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This 1940s Solar House Powered Innovation and Women in STEM

As far back as the 1940s, people were worried about running out of fuel. The sun seemed like a feasible alternative

Maria Telkes, known as the "Sun Queen" for her focus on solar energy. (Library of Congress)
smithsonian.com

Maria Telkes, born on this day in 1900, really believed in the power of the sun to change human lives. Nowhere is that belief more clearly expressed than in the story of the Dover House.

Telkes, who was originally from Budapest, had been working as a biophysicist and engineer in the United States since emigrating from Hungary in 1925. In 1940, she joined the Massachussetts Institute of Technology’s Solar Energy Conversation Project. “Her involvement with this project would put her on a fifty-year path to developing innovative new processes for capturing and deploying solar energy,” writes Lemelson-MIT. During this time, she started working on the Dover House project, which intended to create a house entirely heated by solar power.

In the late 1940s, writes Morgan Sherburne for MIT Technology Review,  scientists were already worrying about running out of fuel. Solar fuel, that unending source of energy, seemed like it might be the way to get around this issue. Telkes and architect Eleanor Raymond, funded by Boston sculptor and conservationist Amelia Peabody, designed what one publication referred to as “the house of the day after tomorrow” to help imagine how a solar future would work. Notably, the three people most responsible for the house were women who were each successful in their field, garnering comment from press, Sherburne writes.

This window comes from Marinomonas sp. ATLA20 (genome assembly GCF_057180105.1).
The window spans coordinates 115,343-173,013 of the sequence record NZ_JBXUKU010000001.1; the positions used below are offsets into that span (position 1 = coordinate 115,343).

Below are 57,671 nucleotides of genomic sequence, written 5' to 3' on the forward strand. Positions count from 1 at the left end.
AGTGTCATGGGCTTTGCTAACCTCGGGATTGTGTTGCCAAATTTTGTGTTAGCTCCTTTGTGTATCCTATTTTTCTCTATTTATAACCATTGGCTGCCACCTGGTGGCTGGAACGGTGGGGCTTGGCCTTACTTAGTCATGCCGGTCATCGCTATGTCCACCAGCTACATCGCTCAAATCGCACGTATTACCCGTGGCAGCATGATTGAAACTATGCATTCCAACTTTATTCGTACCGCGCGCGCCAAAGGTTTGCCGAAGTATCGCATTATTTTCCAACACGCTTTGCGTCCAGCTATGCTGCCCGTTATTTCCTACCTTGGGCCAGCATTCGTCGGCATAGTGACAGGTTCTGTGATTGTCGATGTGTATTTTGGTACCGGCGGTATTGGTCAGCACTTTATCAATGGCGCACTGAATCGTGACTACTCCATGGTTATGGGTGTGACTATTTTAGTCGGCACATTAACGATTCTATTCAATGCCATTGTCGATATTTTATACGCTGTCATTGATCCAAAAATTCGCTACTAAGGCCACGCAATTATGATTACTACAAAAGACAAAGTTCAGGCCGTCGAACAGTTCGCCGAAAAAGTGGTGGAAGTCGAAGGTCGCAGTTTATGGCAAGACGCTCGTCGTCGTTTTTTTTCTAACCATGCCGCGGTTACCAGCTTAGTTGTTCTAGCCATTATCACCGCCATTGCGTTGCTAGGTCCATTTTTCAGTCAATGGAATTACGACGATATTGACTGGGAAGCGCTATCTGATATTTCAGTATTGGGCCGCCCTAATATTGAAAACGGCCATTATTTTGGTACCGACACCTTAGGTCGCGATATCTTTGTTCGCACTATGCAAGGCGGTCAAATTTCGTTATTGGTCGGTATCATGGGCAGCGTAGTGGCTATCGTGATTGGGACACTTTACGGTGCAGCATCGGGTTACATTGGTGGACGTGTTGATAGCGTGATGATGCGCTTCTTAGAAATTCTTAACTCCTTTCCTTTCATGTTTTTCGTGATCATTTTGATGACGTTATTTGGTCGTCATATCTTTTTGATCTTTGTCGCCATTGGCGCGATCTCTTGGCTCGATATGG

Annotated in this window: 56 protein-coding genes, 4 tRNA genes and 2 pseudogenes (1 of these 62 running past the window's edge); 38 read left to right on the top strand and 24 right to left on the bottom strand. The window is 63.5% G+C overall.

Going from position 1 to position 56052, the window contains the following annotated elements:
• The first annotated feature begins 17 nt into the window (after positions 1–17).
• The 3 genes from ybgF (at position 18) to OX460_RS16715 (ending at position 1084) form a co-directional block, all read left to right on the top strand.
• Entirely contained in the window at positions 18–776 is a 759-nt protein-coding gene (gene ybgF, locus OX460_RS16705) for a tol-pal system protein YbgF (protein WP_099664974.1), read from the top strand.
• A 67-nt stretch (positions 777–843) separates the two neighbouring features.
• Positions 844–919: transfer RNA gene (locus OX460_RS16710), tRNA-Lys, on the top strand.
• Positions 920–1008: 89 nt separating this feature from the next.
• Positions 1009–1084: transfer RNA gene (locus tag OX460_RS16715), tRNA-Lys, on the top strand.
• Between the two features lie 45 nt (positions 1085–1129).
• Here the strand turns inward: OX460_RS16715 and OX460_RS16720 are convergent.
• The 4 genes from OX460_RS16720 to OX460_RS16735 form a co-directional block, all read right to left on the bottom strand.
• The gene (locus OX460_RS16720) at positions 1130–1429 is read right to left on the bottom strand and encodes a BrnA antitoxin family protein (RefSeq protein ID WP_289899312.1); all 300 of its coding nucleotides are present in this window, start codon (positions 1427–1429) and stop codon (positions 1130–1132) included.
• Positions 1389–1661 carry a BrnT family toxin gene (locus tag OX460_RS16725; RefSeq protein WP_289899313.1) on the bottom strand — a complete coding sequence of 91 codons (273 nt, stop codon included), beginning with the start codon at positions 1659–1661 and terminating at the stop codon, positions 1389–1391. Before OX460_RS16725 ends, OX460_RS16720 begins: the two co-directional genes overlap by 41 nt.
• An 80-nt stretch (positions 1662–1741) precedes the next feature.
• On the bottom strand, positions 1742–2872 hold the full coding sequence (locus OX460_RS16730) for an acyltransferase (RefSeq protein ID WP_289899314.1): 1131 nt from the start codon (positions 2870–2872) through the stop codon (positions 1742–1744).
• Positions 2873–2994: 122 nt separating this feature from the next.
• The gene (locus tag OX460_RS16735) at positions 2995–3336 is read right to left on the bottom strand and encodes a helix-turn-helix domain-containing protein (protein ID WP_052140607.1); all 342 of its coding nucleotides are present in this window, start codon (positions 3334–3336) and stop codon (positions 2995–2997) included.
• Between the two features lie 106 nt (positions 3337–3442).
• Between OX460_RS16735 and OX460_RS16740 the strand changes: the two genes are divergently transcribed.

“The wedge-shaped Dover house looked like a typical home chopped in half, a shape designed to help it collect sufficient light. A bank of 18 windows lined the second story of its south-facing wall, which was a story higher than its north-facing wall,” writes Sherburne. Solar panels were in the process of being developed, but Telkes designed a heating system that took energy from the sun in a different way. “Her storage process relied on chemistry,” writes Lemelson-MIT; “she developed a process whereby solar-generated energy could be stored chemically through the crystallization of a sodium sulfate solution.”

Air trapped between panels of glass and metal  “soaked up the sun’s warmth,” writes Sherburne. That warm air was funnelled to storage bins full of sodium sulfate, known as Glauber’s salt after the chemist who discovered it, that were built into the house’s walls. “On sunny days, the salt melted and absorbed heat, cooling the air in hot weather,” she writes. “When the temperature fell, the salt cooled and recrystallized, giving off its stored heat.”

The house worked for more than two years before the chemical reaction that powered the system was exhausted and the salts separated. During that time, one of Telkes's cousins lived in the house with his wife and child, according to MIT. The project was discontinued, in part because of interpersonal conflict between the institution and Telkes, writes scholar Sara Denise Shreve. However, Telkes’s career lasted much longer, and she continued to come up with innovative solar solutions.  She went on to come up with solar stoves and solar heaters, as well as developing solar materials for the space program.

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